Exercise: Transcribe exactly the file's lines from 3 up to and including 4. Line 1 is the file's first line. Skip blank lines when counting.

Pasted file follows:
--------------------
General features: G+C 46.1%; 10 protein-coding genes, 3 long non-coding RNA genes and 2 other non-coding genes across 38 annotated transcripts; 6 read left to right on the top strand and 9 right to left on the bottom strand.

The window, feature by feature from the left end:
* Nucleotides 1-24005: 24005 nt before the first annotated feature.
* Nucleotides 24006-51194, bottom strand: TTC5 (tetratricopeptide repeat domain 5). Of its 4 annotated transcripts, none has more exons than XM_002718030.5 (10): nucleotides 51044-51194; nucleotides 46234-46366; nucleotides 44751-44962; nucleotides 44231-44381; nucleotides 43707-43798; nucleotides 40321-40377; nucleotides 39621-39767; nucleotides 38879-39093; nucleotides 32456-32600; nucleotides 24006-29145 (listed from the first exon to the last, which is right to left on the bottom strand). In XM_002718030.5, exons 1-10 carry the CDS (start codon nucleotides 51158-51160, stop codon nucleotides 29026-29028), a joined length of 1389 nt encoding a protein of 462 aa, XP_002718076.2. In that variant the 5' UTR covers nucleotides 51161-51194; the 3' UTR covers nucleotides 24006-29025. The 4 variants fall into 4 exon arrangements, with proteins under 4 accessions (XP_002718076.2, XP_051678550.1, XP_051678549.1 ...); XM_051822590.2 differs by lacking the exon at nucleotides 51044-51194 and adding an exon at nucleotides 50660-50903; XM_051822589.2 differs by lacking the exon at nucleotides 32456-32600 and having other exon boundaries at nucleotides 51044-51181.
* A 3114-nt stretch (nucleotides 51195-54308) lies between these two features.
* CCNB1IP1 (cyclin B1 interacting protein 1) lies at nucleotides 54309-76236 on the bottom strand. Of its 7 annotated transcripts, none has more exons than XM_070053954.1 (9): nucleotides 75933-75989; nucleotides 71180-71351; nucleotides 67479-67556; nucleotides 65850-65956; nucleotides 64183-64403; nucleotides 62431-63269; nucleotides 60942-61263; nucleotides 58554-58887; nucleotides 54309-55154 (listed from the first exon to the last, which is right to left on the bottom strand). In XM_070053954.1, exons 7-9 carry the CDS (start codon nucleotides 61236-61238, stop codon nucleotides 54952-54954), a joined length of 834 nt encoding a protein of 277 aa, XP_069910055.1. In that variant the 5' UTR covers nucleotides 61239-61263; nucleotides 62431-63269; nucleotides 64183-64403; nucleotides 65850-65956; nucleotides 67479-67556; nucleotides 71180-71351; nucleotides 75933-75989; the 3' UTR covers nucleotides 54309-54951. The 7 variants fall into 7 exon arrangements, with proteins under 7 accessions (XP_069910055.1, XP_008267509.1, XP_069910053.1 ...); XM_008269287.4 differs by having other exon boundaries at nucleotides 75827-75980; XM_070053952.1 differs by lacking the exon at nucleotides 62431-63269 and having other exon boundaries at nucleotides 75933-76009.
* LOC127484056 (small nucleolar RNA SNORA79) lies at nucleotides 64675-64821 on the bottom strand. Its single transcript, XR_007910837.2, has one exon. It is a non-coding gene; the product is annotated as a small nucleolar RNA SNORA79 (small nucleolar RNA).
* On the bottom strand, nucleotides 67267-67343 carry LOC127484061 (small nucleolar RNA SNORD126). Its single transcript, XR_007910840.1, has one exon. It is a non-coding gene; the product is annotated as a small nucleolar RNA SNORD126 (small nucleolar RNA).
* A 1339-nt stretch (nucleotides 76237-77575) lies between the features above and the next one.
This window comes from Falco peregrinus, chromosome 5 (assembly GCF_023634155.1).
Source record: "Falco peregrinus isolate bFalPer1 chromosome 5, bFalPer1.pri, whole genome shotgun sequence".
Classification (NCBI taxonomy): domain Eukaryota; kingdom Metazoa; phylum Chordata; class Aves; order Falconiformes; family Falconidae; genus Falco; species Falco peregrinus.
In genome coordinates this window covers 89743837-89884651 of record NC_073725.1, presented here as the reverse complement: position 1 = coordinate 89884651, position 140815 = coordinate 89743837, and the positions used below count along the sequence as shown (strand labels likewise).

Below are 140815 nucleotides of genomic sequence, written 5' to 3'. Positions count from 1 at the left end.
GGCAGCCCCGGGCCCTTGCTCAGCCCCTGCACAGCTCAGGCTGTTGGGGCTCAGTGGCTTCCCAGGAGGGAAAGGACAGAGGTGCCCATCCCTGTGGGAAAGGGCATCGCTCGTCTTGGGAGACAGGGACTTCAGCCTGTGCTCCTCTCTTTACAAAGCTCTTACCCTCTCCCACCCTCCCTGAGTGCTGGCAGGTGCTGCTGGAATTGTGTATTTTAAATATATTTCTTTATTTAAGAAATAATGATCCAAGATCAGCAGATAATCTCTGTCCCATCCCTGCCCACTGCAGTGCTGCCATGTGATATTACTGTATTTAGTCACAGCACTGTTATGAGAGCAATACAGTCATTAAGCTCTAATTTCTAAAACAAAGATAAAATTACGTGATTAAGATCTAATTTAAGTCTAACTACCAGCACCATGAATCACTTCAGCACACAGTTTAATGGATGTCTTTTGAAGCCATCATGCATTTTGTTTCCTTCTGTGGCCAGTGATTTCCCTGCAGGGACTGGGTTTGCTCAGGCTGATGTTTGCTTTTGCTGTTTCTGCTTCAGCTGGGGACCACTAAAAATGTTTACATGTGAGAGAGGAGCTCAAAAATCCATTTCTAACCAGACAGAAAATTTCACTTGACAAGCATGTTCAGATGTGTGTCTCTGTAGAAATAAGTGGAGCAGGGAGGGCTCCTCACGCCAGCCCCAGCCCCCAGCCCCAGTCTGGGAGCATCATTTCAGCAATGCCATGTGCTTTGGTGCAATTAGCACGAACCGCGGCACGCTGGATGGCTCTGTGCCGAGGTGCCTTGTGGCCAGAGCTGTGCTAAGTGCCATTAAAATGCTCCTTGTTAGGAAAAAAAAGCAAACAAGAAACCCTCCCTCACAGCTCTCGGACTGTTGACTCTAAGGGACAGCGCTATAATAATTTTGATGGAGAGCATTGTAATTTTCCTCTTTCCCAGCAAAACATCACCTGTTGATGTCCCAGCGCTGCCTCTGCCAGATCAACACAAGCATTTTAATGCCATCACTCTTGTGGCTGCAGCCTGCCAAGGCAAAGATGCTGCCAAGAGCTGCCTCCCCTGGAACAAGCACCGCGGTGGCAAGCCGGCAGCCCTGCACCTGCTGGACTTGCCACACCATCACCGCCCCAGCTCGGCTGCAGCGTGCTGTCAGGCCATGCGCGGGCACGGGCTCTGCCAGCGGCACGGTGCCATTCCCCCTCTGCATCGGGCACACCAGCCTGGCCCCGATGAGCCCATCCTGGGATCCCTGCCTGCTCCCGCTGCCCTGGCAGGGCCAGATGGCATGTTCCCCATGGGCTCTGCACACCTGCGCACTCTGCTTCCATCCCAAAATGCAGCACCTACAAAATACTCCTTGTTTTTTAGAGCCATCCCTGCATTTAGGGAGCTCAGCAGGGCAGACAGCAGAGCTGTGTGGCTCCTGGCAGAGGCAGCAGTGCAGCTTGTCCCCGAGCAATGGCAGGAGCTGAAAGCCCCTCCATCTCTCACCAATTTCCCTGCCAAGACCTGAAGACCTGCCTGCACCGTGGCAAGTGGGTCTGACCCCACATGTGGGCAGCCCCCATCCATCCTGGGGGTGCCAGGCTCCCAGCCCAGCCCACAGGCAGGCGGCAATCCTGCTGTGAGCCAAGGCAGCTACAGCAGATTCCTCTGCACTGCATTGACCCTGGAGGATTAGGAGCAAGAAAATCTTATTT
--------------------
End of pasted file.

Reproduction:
* Nucleotides 1-24005: 24005 nt before the first annotated feature.
* Nucleotides 24006-51194, bottom strand: TTC5 (tetratricopeptide repeat domain 5). Of its 4 annotated transcripts, none has more exons than XM_002718030.5 (10): nucleotides 51044-51194; nucleotides 46234-46366; nucleotides 44751-44962; nucleotides 44231-44381; nucleotides 43707-43798; nucleotides 40321-40377; nucleotides 39621-39767; nucleotides 38879-39093; nucleotides 32456-32600; nucleotides 24006-29145 (listed from the first exon to the last, which is right to left on the bottom strand). In XM_002718030.5, exons 1-10 carry the CDS (start codon nucleotides 51158-51160, stop codon nucleotides 29026-29028), a joined length of 1389 nt encoding a protein of 462 aa, XP_002718076.2. In that variant the 5' UTR covers nucleotides 51161-51194; the 3' UTR covers nucleotides 24006-29025. The 4 variants fall into 4 exon arrangements, with proteins under 4 accessions (XP_002718076.2, XP_051678550.1, XP_051678549.1 ...); XM_051822590.2 differs by lacking the exon at nucleotides 51044-51194 and adding an exon at nucleotides 50660-50903; XM_051822589.2 differs by lacking the exon at nucleotides 32456-32600 and having other exon boundaries at nucleotides 51044-51181.